CFOs and trustees in higher education express growing interest in aligning their institutional budgets with Generally Accepted Accounting Principles (GAAP) financial statements–particularly the Statement of Activity’s “Change in Net Assets from Operations.” The key advantage of this approach is more robust institutional financial planning. The movement toward GAAP-budget alignment is a positive trend, worthy of consideration by all college and university leadership teams.
Today, most higher education budgets have limited value for financial planning. No external agency sets industry standards, so approaches can vary by institution for budgeting transfers, debt service, endowment distribution, restricted funding, depreciation, interdepartmental charges, central allocations, and other items. Fund balance accounting adds further complexity. Additionally, many budgets are not “all-funds” and only take into account a portion of the available resources. As a result, the “bottom line” of many budgets provides an incomplete and potentially misleading indicator of financial health and can require laborious and complex crosswalks to audited statements.
Several objectives in today’s budgeting practices are common and should be retained, such as setting near-term priorities, allocating spending authority, and incentivizing behavior. By aligning budgets with GAAP, an institution’s leaders transform their budget from a tool that not only supports these objectives, but also forecasts actual operating performance and other metrics of financial health. University and college executives and board members are better equipped to serve as fiduciaries, plan the overall financial condition of their institution, and communicate that plan through the annual budget.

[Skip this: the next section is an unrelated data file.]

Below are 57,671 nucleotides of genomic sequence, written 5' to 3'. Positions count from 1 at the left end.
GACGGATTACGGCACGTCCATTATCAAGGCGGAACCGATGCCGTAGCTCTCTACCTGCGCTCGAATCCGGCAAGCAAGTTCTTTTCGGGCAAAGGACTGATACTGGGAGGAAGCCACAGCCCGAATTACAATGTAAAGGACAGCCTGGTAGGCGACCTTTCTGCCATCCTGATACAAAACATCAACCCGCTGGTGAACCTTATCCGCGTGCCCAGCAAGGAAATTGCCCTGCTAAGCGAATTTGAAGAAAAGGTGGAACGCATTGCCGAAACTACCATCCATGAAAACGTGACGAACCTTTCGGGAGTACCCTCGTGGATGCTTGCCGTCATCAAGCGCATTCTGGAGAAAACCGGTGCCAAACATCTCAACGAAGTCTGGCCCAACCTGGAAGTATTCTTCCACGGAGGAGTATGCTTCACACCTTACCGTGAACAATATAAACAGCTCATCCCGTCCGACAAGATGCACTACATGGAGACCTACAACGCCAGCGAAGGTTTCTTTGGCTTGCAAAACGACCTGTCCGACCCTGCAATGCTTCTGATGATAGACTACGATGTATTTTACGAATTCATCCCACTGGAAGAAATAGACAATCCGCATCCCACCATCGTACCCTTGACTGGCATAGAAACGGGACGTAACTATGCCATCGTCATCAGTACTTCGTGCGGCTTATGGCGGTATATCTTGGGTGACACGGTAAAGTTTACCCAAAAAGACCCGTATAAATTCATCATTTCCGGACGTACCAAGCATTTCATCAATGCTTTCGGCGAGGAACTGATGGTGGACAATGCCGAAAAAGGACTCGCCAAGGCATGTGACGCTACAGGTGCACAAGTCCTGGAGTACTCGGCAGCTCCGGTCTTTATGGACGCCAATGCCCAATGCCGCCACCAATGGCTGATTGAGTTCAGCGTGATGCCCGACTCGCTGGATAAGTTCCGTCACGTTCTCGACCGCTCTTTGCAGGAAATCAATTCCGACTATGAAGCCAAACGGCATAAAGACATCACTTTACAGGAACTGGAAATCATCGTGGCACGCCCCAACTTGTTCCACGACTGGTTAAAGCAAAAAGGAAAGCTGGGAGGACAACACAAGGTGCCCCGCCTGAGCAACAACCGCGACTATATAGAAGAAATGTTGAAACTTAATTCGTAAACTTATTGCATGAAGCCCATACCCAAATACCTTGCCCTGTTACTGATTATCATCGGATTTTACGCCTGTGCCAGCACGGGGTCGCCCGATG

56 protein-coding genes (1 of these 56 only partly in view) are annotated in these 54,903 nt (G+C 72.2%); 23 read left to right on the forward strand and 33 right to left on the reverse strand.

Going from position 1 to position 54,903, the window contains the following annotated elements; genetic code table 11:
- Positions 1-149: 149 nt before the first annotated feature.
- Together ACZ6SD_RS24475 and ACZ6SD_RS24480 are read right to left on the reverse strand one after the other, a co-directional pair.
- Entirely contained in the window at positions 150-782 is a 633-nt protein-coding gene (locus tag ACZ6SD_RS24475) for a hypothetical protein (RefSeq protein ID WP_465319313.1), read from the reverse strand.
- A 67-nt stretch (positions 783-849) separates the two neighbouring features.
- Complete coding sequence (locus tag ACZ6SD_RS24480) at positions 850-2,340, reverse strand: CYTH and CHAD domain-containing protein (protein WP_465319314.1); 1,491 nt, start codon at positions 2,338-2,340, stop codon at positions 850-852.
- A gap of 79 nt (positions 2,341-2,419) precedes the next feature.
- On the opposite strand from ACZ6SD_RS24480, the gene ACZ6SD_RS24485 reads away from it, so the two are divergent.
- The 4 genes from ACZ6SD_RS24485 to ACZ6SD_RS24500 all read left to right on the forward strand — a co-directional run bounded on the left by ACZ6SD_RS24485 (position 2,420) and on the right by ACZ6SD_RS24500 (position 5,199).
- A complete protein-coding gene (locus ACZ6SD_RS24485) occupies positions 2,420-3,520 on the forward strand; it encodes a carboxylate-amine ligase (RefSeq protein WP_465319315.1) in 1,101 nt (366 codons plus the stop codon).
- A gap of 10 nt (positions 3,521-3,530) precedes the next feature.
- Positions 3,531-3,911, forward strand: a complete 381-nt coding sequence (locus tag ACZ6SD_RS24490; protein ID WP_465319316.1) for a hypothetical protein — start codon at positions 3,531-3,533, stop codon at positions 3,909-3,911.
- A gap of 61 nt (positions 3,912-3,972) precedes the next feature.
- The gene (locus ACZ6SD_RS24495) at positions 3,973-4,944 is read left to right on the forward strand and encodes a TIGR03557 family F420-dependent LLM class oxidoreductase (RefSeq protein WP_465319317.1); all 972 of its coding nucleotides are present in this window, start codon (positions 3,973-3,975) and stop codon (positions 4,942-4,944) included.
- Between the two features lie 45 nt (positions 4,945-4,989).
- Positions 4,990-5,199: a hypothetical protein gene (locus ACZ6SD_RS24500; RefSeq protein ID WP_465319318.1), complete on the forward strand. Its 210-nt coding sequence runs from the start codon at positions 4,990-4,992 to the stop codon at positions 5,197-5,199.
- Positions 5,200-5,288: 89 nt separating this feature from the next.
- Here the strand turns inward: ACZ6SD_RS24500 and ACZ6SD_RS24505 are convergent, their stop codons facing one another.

The level of effort required to align an institution’s budget with GAAP will depend on current budget definitions, and the related processes and technology that support that budget. Some institutions may be able to retain budget formats that are distributed to departments and accomplish GAAP conversion through central planning units. Other institutions may decide more fundamental change is needed and restate formats used by departments. Effort may be required to preserve the institution’s objectives to use the budget to allocate spending authority, incentivize behavior, and manage fund balances. Nevertheless, aligning budgets with GAAP has compelling financial planning benefits, especially in the current stressed environment for higher education.
For more information, David Woodward Vice President, Higher Education Management Consulting at Kaufman, Hall & Associates, LLC, can be reached at 847.441.8780 or firstname.lastname@example.org.